MathOverflow is a question and answer site for professional mathematicians. Join them; it only takes a minute:

Sign up
Here's how it works:
  1. Anybody can ask a question
  2. Anybody can answer
  3. The best answers are voted up and rise to the top

Let $G$ be a Lie group and let $\xi.\eta$ be left invariant vector fields. We can now construct right invariant vector fields $X_\xi$ and $X_\eta$ by defining $X_\xi(e)=\xi(e)$ and $X_\eta(e)=\eta(e)$. For $GL_n$, it is true that $[X_\xi,X_\eta]=X_{[\eta,\xi]}$. Is it true for any Lie group?

share|cite|improve this question
Yes. This is often how the Lie bracket on a Lie algebra is defined. – Ben Webster Feb 17 '11 at 1:26
For example, this is what Frank Warner does in his Foundations of differentiable Manifolds and Lie Groups. – Mariano Suárez-Alvarez Feb 17 '11 at 1:32
Ben, I presume you mean that this is often how the Lie algebra of a Lie group is defined. I believe that the questioner knows this, and that the question is whether, when you switch from left invariant to right invariant, you simply get a sign change in the bracket. (The answer is yes, by using the map $g\to g^{-1}$ from the group to itself.) – Tom Goodwillie Feb 17 '11 at 1:41
Thanks Tom. Somehow I thought that that won't work. But it does. – Rex Feb 17 '11 at 2:09
If it's true for $GL(n)$, it's true for any subgroup of $GL(n)$. It's also true for any group that covers any of these groups. That takes care of "most" Lie groups and makes it probable that it's true for all Lie groups. – Deane Yang Feb 17 '11 at 2:22

For a left-invariant vector field $X$ on $G$, denote by $X^R$ the right-invariant vector field with the same value at the identity. From $\iota_*X=\iota_*L_{g*}X=R_{g^{-1}*}\iota_*X$, we see that $\iota_*X$ is right-invariant, where $\iota$ is the inversion map $g\mapsto g^{-1}$. Since $\iota_*X(1)=-X(1)$, we get $X^R=-\iota_*X$. Finally, $[X^R,Y^R]=[-\iota_*X,-\iota_*Y]=\iota_*[X,Y]=-[X,Y]^R$.

share|cite|improve this answer

The above statement ist true for GL(n). As Deane pointed out, this neceassrily implies that the statement must be true for any subgoup of GL(n) that is a Lie group as well, i.e., any subgriup of GL(n). It can be shown, however, that every Lie-Group can be considered as subgroups of some GL(n), where one uses representation theory. The above statement is really sloppy, but the essential point is that you can choose group representations that make the Lie group resemble some subgroup of GL(n). Consider for instanve the Spin Group which is either defined via the Clifford algebra or as the universal cover of SO(n).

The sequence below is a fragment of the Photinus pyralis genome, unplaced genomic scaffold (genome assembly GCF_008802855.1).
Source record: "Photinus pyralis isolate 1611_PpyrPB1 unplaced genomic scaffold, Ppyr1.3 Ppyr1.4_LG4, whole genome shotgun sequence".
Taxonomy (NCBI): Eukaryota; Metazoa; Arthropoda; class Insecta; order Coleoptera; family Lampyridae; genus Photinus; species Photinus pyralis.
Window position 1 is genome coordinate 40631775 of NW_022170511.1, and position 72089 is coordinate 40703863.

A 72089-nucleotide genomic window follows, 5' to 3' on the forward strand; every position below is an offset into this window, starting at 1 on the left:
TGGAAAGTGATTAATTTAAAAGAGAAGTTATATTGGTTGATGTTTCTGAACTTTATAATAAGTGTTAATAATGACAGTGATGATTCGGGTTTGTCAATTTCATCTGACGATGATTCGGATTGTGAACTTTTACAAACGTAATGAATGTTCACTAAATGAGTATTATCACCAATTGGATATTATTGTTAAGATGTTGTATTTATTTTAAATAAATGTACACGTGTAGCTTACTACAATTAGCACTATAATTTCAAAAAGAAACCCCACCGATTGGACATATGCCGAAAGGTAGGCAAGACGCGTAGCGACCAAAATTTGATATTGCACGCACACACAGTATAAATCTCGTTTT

EDIT: As I was fortunately pointed out, I mixed the terms Lie groups and Lie algebras. The theorem of Ado, which I was referring to, is valid for Lie algebras. Although it may be applied, the proof given above is more elementary and gives more "computational material". I am indebted to Ben whose comment raised my awareness to the mistake in my answer.

share|cite|improve this answer
Not quite. The universal covering group of $SL(2,\mathbb{C})$ is not a subgroup of any $GL(n)$. However, it is true that every Lie algebra has a faithful representation (Ado's theorem), and that every Lie group has a representation with discrete kernel, so that suffices to prove the result. However, much more elementary proofs suffice. – Ben McKay Nov 28 '11 at 19:21
@Ben: Sorry to nitpick, but I think you mean $SL(2,\mathbb{R})$ rather than $SL(2,\mathbb{C})$. $SL(2,\mathbb{C})$ is simply connected and hence is its own universal cover. – MTS Nov 28 '11 at 23:49
Yes, sorry, you are absolutely right, Ben, I was a bit confused and, apparently, I have messed the terms group and algebra. I will edit the answer to avoid misunderstandings. Thanks for the comment! – gggg gggg Dec 1 '11 at 16:32

Your Answer


By posting your answer, you agree to the privacy policy and terms of service.

Not the answer you're looking for? Browse other questions tagged or ask your own question.